How can you figure out if your current cash conversion cycle is a problem? Start by looking at how long the current cycle is. How you calculate that often varies completely by what type of business you have, but the key question is: how fast does the cash come in?
Cash cycles have nothing to do with pricing or cost or expenses or profit. Improving your cash cycle is a catalyst for growth because it’s the limiter in terms of how fast you can grow with current cash. If you’re close to zero cash cycle, then you always have the cash to fuel the next customer or the next product sale.
In some startups, there may not be enough profit (or not enough profit yet) to worry about the cash flow cycle. If you have just a handful of customers or your operations are not good economically, then getting the economics right is more critical than trimming your cash conversion cycle. Cash conversion is not a silver bullet. You’ve got to think about your core issues.
Two Ways to Check Cash Conversion
If you are focusing on the cash conversion cycle, on the operating cycle, then you’re going to need to figure out what that cycle is and look for the low-hanging-fruit-type problems to fix first. There are two methods, or two perspectives, on how to do this. I’m going to go through both, but it’s a little bit complicated, so bear with me.
Method One: Four Cash Cycle Lenses
The first method looks at the four main cash cycles: the sale cycle, the production cycle, delivery cycle, and the billing and collection cycle. (These four are not present in all businesses. E-commerce is different than manufacturing. Something with hardware and implementation is going to be different because of the install, etc.)
1. Sales Cycle. In prior articles I have talked about the order to cash cycle. It’s that point in the sales cycle where there’s an order (or right before an order). How does that order get through the system (which is the sales cycle)? It may call on production to start, or that production could be on a separate timeline. I’ll come back and go into this one in more detail in Part 2 of this article.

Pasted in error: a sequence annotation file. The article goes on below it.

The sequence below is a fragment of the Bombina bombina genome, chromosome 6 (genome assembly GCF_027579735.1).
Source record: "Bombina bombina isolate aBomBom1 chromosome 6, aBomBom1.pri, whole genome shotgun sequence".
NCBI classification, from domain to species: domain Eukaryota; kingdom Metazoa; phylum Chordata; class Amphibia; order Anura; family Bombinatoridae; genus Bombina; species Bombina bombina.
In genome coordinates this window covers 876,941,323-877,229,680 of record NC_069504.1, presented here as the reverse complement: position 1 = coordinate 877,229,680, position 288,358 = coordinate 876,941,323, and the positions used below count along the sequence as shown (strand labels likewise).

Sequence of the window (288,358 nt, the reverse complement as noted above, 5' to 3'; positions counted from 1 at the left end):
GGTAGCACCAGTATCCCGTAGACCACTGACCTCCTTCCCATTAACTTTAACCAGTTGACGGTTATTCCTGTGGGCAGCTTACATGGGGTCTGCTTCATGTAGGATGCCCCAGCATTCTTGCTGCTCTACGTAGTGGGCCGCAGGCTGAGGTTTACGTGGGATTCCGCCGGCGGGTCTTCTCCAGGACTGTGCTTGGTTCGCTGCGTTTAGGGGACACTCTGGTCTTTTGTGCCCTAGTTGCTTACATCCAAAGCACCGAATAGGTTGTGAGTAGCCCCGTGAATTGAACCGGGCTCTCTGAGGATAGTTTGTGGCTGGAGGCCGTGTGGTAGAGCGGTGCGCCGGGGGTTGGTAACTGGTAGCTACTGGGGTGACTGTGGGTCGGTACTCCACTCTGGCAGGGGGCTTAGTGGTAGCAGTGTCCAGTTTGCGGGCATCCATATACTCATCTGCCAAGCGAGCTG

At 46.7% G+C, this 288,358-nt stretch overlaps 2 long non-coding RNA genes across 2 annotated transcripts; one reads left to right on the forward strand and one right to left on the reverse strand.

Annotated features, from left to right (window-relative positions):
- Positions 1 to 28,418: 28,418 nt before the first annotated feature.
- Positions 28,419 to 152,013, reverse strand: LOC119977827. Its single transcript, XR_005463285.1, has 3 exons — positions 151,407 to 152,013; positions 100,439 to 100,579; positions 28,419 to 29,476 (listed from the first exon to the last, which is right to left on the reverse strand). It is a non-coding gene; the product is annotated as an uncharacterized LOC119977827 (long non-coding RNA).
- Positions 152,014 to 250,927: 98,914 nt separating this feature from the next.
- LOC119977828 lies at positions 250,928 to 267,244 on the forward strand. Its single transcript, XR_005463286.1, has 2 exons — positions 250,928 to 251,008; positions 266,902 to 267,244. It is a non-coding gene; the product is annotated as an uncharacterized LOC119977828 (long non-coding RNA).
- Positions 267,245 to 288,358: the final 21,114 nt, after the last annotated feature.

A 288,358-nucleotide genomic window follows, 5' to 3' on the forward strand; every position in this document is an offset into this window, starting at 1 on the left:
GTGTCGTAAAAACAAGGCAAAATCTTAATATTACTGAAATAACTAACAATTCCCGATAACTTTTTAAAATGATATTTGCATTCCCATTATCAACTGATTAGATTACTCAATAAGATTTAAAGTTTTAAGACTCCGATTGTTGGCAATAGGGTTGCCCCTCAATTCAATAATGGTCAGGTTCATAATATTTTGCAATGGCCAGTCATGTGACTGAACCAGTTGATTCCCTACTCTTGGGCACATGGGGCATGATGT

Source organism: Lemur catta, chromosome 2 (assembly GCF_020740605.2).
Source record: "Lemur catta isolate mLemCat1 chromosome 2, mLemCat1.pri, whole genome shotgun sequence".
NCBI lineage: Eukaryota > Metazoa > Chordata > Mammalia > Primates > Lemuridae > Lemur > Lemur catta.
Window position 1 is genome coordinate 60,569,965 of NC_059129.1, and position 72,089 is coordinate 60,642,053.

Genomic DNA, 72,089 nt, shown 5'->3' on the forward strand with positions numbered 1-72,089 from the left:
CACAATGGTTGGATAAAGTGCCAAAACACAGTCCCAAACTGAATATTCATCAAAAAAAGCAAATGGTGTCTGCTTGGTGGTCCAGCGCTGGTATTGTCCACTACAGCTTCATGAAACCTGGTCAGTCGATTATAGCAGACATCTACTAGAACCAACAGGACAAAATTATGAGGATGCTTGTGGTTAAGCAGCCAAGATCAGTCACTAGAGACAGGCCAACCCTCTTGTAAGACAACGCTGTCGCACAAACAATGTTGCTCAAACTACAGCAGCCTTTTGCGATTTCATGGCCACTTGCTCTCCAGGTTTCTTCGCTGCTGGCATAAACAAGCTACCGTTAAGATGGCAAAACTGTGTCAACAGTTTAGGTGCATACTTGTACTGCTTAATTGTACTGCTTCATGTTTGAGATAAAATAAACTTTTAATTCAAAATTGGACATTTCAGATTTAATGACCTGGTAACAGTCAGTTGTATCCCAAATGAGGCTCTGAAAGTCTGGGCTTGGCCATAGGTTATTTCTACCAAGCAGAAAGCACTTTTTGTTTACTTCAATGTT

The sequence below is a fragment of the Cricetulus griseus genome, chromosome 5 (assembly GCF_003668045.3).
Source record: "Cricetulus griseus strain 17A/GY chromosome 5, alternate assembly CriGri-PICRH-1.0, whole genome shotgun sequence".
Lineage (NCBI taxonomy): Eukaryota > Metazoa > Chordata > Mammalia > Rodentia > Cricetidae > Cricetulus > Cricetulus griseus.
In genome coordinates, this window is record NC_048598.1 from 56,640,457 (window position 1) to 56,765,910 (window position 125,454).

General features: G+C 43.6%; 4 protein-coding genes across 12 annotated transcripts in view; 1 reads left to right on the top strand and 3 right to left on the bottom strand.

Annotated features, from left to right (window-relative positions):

2. Production Cycle. Production is all about how long it takes between goods coming in, in raw material form, to inventory on the shelf. If there’s more stuff in the production cycle, you’re going to have more raw material, more WIP, more finished goods, which is going to create more inventory in the balance sheet, which is going to tie up more cash. If you can shorten that, say it arrives in the dock and is on the inventory shelf in 24 hours, then that production cycle is very small and ties up very little inventory and minimal cash.
3. Delivery Time. On the delivery cycle, it says how did we get that served to our customer, are we implementation or install? (For some companies like e-commerce that’s very much a non-issue.) You’re charging a customer, you’ve got a product in transit almost immediately, but even to compete on some of the stuff within the e-commerce world requires a very timely delivery cycle.
One company doing e-commerce for mountain bikes opened a facility on the west coast at first. Then they opened a facility on the east side of the US, specifically to reduce the delivery cycle to customers. They wanted to get the bikes in the hands of the customers in two days, not five or six. Making shipping costs a little less expensive helps here too.
4. Billing and Collection Cycle. Finally, there’s that bill and collect cycle, which is about getting your invoices out and collecting payments on a timely basis. What are your terms? What do you do when invoices aren’t paid? These are issues to consider.
So method one is going through those four cycles in detail. In the next article, I’ll go over the quicker Method 2, and how to fix what you find.